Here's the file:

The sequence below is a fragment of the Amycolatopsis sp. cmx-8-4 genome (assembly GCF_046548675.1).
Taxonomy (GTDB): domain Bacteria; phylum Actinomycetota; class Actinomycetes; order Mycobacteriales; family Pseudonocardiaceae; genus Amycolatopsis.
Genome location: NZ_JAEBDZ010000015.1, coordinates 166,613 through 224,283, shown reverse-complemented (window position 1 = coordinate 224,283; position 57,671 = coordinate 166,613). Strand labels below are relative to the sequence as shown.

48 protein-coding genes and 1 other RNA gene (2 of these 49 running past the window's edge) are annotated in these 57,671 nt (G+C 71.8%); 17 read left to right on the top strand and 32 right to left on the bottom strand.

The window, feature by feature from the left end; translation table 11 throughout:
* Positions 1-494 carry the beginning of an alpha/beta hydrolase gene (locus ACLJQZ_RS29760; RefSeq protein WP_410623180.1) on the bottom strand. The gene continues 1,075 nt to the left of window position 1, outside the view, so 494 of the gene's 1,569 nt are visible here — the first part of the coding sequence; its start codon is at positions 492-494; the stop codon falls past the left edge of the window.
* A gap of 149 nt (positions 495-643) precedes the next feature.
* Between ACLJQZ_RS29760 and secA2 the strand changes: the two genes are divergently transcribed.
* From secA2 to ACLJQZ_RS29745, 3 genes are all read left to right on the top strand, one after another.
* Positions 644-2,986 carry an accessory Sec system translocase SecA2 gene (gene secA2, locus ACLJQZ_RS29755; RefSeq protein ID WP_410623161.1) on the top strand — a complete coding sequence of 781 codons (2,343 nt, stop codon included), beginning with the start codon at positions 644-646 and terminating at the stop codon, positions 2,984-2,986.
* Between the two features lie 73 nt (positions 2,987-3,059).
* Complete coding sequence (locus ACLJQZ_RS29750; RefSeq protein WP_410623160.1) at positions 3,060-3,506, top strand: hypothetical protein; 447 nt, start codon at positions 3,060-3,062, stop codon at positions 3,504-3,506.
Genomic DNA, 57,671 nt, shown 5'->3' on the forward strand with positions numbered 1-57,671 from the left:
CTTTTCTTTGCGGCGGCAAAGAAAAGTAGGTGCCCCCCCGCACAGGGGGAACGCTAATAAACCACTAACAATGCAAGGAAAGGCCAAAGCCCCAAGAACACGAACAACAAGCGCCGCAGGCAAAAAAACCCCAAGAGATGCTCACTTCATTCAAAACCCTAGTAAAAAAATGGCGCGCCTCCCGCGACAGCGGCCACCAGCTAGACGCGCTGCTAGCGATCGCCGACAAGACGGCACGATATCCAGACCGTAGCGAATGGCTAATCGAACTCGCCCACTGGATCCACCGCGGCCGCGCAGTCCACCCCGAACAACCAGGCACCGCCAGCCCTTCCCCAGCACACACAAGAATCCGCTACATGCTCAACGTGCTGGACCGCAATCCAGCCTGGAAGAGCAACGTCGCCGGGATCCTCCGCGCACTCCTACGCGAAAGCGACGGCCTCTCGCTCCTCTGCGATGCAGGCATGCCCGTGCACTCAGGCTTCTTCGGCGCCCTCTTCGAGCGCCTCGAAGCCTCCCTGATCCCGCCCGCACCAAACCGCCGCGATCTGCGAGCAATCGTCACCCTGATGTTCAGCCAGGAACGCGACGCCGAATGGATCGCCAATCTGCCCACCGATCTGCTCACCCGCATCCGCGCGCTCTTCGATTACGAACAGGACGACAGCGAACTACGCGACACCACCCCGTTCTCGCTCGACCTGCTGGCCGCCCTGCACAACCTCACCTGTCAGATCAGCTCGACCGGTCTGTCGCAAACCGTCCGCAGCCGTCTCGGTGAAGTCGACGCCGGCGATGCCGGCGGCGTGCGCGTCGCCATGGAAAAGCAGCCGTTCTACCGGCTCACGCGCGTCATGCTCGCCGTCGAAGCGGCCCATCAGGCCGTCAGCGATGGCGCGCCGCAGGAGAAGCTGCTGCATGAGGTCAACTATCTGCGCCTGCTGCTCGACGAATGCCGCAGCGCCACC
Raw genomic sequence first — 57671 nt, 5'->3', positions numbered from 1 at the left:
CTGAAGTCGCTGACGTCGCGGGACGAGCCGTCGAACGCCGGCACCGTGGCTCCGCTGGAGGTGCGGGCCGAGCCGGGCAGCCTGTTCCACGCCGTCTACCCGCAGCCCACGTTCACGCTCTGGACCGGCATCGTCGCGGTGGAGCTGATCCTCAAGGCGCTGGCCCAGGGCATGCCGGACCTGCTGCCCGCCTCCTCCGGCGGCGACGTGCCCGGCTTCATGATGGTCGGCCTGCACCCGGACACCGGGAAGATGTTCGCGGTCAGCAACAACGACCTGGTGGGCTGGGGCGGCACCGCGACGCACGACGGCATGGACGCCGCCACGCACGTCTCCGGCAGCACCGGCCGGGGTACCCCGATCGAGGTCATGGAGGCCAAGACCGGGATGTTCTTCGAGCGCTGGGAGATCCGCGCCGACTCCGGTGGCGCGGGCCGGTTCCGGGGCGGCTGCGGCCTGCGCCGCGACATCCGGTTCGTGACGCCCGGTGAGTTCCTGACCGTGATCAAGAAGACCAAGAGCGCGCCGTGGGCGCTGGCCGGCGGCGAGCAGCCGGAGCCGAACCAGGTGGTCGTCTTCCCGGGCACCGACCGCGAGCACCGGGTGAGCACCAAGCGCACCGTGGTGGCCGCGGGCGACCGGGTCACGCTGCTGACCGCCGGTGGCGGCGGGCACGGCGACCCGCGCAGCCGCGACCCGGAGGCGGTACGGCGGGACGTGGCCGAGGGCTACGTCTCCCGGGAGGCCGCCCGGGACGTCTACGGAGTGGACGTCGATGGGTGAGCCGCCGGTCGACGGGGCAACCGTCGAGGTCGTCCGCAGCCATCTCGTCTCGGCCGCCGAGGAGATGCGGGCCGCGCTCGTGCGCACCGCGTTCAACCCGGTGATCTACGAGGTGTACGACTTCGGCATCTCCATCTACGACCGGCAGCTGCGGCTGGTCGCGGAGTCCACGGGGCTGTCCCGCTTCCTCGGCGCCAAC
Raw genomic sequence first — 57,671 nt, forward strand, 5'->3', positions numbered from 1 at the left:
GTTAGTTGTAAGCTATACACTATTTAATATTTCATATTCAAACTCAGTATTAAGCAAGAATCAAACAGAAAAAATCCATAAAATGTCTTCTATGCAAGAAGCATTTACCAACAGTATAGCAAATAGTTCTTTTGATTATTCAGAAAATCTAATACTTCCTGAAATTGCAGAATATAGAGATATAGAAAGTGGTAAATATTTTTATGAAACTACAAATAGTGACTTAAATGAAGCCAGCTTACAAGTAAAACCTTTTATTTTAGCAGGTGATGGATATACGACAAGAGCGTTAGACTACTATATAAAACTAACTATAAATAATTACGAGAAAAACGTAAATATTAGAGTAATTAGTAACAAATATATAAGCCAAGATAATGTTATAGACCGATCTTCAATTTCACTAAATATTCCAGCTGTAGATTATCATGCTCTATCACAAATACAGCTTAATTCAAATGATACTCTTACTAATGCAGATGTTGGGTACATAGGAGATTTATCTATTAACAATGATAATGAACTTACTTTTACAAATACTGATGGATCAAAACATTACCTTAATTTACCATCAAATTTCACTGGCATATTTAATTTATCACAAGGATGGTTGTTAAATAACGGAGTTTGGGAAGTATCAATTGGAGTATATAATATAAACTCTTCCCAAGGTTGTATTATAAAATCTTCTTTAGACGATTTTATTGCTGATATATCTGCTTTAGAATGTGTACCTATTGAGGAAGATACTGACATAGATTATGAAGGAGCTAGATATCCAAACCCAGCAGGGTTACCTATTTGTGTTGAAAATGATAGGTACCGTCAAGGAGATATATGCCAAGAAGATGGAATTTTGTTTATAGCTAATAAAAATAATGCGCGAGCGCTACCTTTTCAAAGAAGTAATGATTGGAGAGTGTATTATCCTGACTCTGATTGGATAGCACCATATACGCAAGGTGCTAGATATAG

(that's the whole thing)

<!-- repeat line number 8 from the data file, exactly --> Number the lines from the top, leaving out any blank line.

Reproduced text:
* Between ACLJQZ_RS29760 and secA2 the strand changes: the two genes are divergently transcribed.